It is said that a picture is worth a thousand words. As investors contemplate investments for 2014, a must-see chart is comparing Europe to the United States.
In 2013, the U. S. market has been very strong. Mean reversion is common among markets. In other words, markets that have been strong become relatively weaker, and markets that have been weak become relatively stronger.
The point is best illustrated by looking at the annotated chart comparing SPDR Dow Jones Industrial Average DIA with SPDR STOXX Europe 50 FEU going back to 2002.
As the chart shows, from 2003 to 2007, the European market outperformed the U. S. market by about 55%. During the financial crisis, mean reversion set in. The white horizontal line on the chart marks the 2009 low in the U.S. market for this cycle. Since then, the European market has significantly underperformed. The European market will have to go up by about 66% to catch up with the U. S. market.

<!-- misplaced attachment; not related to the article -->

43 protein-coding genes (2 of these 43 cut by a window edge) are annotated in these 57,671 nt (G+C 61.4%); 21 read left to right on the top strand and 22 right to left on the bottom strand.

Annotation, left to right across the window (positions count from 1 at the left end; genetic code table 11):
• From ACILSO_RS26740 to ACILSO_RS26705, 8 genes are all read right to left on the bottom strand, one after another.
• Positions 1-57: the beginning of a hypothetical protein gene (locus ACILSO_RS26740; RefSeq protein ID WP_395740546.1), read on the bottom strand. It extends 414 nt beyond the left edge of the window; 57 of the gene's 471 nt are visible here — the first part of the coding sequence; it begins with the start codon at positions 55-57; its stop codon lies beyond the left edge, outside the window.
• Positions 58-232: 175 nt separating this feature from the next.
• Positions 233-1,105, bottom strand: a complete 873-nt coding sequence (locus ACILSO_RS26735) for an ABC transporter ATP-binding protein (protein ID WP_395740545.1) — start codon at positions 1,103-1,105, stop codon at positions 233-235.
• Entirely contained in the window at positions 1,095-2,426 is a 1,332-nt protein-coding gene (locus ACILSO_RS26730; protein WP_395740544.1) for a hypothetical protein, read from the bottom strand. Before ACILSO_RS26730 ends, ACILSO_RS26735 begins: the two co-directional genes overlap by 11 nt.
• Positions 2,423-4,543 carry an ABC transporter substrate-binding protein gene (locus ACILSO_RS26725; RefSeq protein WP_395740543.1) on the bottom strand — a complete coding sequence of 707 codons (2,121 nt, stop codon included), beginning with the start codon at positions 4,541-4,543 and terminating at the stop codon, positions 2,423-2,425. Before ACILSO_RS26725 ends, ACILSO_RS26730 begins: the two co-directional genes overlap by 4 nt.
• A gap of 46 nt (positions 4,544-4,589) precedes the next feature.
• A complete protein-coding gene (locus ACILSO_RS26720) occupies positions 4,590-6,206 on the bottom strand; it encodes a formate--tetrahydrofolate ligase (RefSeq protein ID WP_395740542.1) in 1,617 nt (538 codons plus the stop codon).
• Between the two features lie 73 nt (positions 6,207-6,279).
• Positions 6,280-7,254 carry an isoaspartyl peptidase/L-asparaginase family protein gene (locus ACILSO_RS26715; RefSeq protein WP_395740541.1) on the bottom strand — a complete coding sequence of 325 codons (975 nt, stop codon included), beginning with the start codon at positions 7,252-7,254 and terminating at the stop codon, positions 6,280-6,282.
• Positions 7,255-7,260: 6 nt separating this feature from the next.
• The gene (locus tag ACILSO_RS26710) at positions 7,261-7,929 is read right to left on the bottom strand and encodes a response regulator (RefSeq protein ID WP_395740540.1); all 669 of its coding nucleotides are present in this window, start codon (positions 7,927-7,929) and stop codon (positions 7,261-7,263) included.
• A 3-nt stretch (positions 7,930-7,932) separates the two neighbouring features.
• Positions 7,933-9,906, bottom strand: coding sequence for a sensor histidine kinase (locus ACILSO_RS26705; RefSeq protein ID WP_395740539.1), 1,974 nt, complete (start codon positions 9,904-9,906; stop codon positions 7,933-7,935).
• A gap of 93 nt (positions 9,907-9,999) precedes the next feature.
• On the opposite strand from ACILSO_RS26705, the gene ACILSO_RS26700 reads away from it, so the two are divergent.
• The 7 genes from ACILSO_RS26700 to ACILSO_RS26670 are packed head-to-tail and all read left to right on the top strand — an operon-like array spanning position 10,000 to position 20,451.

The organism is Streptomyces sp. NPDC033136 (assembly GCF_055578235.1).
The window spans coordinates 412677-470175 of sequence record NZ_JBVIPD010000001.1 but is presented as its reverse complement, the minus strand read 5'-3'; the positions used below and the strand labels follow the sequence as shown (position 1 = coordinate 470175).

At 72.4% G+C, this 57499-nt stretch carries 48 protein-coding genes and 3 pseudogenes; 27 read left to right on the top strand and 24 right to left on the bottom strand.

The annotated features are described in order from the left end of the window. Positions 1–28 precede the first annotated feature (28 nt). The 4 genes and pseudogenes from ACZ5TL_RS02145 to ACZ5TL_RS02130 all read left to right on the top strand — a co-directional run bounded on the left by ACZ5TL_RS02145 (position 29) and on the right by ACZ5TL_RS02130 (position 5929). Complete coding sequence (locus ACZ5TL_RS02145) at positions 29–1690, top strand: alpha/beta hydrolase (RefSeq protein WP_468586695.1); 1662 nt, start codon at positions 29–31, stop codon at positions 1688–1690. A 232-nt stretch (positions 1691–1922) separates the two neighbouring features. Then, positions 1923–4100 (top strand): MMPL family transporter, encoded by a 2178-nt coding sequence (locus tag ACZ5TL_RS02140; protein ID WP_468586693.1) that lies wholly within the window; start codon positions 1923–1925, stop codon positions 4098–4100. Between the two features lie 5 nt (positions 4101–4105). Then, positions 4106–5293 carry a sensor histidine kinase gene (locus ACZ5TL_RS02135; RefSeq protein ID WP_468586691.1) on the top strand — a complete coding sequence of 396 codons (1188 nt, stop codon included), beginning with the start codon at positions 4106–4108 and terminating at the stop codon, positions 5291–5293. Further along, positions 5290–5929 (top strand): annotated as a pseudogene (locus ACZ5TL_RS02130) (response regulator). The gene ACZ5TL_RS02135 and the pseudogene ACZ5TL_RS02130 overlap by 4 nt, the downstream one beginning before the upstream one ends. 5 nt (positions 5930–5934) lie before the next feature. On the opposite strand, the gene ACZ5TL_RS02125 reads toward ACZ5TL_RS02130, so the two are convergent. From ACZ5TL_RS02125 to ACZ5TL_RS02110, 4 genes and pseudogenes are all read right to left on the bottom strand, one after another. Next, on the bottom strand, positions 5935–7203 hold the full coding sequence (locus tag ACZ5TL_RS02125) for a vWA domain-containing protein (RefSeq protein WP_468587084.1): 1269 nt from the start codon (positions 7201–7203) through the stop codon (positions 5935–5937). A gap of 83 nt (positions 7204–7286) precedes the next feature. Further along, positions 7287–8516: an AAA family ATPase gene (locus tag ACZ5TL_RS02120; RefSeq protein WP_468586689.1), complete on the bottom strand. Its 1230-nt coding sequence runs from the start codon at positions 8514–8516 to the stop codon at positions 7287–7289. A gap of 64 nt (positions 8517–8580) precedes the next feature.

Keep in mind, Europe has many problems. The concept of a common currency but different fiscal policies applied to countries with disparate work ethics is inherently flawed. Southern Europe has too much sovereign debt. However, the good news is that the European Central Bank (ECB) has been phenomenally successful in controlling the crisis. Fiscal policies in many European countries are taking a turn for the better and many European stocks are much cheaper than comparable stocks in the United States.
European large caps are strong players in emerging markets…Read more at MarketWatch